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THE MISSING CHEMISTRY, Doctor – Patient communication


Last year local newspapers reported a strong case against a team of doctors at a public hospital in Islamabad. According to the reports, Mohammad Farooq, a father of five daughters, lodged a complaint that the doctors stole his twin babies. During an initial ultrasound the doctor had informed the mother she was going to have two boys. But it came as utter shock when a baby girl was delivered after c-section. Concerned doctors on the other hand, were firm there was just one girl delivered. Ultrasound reports can be incorrect therefore cannot be relied on completely. And this is what the doctors failed to inform the complainant. A senior official at the hospital admitted that it was a mere communication gap issue. “It is the senior doctors’ job to tell the mother and family of a birth or any problem after birth. They should also have warned the family of possible errors in the ultrasound.”
No doubt, it is just one of the cases of doctor-patient communication gap which are many. Problems that this gap can create include incorrect assessment, generalized treatment, misunderstanding, patient dissatisfaction, distrust and suspicion on prescribed treatment and unawareness about the prevention. It is one of the reasons behind self-medication.
32-year-old Naz Jabeen is one such who prefers self-treatment. “Consultation with a doctor is usually my last option now. They do not pay attention and give time.” The resident of Multan also thinks most doctors are insensitive and do not listen to the patient carefully, which leaves her dissatisfied.

Gap or no gap?
Dr Nadeem Naeem a doctor at Baqai Institute of Endocrinology and Diabetology Karachi thinks otherwise. “I do not think there is much gap from the doctors’ side. Illiteracy is high in our country therefore it becomes difficult to explain something to patients.” They have no awareness or understanding about diseases, important symptoms and preventive measures.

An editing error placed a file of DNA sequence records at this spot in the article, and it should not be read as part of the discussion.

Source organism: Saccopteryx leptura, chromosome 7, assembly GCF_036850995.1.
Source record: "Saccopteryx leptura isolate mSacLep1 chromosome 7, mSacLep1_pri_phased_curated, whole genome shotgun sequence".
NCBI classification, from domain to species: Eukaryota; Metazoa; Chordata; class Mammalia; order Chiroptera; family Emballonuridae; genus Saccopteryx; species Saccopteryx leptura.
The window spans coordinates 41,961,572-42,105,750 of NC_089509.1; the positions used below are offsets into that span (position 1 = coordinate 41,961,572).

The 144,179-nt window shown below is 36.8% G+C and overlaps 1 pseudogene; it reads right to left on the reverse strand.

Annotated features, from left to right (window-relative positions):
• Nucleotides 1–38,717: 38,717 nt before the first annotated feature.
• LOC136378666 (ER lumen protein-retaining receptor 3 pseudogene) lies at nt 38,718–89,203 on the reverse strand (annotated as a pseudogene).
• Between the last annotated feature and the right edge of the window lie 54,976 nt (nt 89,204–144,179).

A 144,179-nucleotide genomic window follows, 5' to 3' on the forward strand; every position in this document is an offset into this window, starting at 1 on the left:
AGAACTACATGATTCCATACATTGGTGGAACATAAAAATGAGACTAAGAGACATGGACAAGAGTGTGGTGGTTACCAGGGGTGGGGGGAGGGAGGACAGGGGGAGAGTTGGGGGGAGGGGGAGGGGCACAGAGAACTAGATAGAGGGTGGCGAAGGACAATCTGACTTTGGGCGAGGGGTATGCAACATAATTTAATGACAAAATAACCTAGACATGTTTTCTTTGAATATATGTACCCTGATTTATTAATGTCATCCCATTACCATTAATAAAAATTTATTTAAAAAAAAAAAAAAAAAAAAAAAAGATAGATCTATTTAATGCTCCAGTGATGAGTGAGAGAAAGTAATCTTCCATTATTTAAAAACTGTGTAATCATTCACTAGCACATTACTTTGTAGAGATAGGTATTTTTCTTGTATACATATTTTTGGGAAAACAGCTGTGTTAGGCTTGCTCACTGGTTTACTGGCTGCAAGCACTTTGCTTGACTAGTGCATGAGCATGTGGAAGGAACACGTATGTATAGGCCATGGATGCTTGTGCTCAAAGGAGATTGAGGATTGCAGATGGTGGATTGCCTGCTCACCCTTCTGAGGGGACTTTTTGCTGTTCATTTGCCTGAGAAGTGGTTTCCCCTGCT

“With tough schedules we are unable to give patients that much time,” he adds.
Shedding light on the issue, Dr Imad Bashir, a psychiatrist at Peshawar Institute of Medical Sciences, Hayatabad says that communication gap can only occur when communication actually exists between a physician and patient. “In Pakistan, sadly there is no communication at all between them.” Most doctors do not understand that it is demand of their profession to ensure good interaction with patients.
Dr Somu G, professor & HOD of hospital administration, KMC Manipal, Manipal University India, while commenting on the topic, believes this gap has widened significantly over the past few years. The older concept of considering the doctor as God has now become obsolete. “Loss of concept of family doctor has led to the loss of bonding between the patient family and the doctor.”

When it is the doctor’s fault
Language barrier is one of the reasons for the gap. Doctors use medical terms that patients usually cannot understand completely. “They should use easy and simple language instead of expecting patients to guess what they say,” explains Naveed Sultan, a psychologist at District Headquarter Hospital, Lower Dir, KP.
The relationship is usually formal as many doctors prefer keeping a distance from patients. According to Dr Somu, in the past decade, clinical grand rounds were an elaborate affair with a team of doctors spending significant amount of time at the patients bedside. “But doctors now rely more on investigations for making treatment decisions and spend less time with patients.”
That is probably why patients become hesitant when it comes to asking something. Nevertheless, cultural barriers create a distance too. For instance, most female patients in our country do not feel comfortable communicating openly with male doctors and vice versa.
“At times, poor appearance of the patient can also make a physician feel uncomfortable. A patient with untidy hair, shabby dress and poor hygiene can put them off,” comments Naveed. Patients come from all walks of life, have different socio-economic statuses and can feel miserable due to their medical condition. It is highly inappropriate of doctors to discriminate patients according to their appearance.
Moreover, some doctors avoid offering detailed checkups knowing their hospital or centre has limited resources or facilities. “Maintaining a gap prevents ‘unnecessary’ questioning of the patient,” says Naveed.

Not just the doctors